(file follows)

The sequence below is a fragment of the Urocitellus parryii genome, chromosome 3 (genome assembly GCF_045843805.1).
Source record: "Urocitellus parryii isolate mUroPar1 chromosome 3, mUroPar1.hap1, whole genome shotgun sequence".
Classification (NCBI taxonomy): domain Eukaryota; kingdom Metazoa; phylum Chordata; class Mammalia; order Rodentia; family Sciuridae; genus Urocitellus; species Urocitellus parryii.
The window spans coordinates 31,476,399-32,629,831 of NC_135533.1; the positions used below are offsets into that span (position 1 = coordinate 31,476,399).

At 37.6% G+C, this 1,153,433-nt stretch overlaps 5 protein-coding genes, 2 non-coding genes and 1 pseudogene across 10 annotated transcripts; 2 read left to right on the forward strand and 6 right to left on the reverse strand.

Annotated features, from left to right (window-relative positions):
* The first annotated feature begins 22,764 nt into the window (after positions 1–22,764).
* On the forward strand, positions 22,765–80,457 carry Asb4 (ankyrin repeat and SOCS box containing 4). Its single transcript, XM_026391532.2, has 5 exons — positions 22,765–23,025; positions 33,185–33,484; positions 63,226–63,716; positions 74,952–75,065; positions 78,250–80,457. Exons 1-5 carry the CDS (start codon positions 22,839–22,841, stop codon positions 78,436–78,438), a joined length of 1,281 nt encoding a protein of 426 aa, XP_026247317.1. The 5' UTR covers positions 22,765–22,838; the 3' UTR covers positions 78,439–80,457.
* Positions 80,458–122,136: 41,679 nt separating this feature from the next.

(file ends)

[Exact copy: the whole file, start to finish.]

The sequence below is a fragment of the Urocitellus parryii genome, chromosome 3 (genome assembly GCF_045843805.1).
Source record: "Urocitellus parryii isolate mUroPar1 chromosome 3, mUroPar1.hap1, whole genome shotgun sequence".
Classification (NCBI taxonomy): domain Eukaryota; kingdom Metazoa; phylum Chordata; class Mammalia; order Rodentia; family Sciuridae; genus Urocitellus; species Urocitellus parryii.
The window spans coordinates 31,476,399-32,629,831 of NC_135533.1; the positions used below are offsets into that span (position 1 = coordinate 31,476,399).

At 37.6% G+C, this 1,153,433-nt stretch overlaps 5 protein-coding genes, 2 non-coding genes and 1 pseudogene across 10 annotated transcripts; 2 read left to right on the forward strand and 6 right to left on the reverse strand.

Annotated features, from left to right (window-relative positions):
* The first annotated feature begins 22,764 nt into the window (after positions 1–22,764).
* On the forward strand, positions 22,765–80,457 carry Asb4 (ankyrin repeat and SOCS box containing 4). Its single transcript, XM_026391532.2, has 5 exons — positions 22,765–23,025; positions 33,185–33,484; positions 63,226–63,716; positions 74,952–75,065; positions 78,250–80,457. Exons 1-5 carry the CDS (start codon positions 22,839–22,841, stop codon positions 78,436–78,438), a joined length of 1,281 nt encoding a protein of 426 aa, XP_026247317.1. The 5' UTR covers positions 22,765–22,838; the 3' UTR covers positions 78,439–80,457.
* Positions 80,458–122,136: 41,679 nt separating this feature from the next.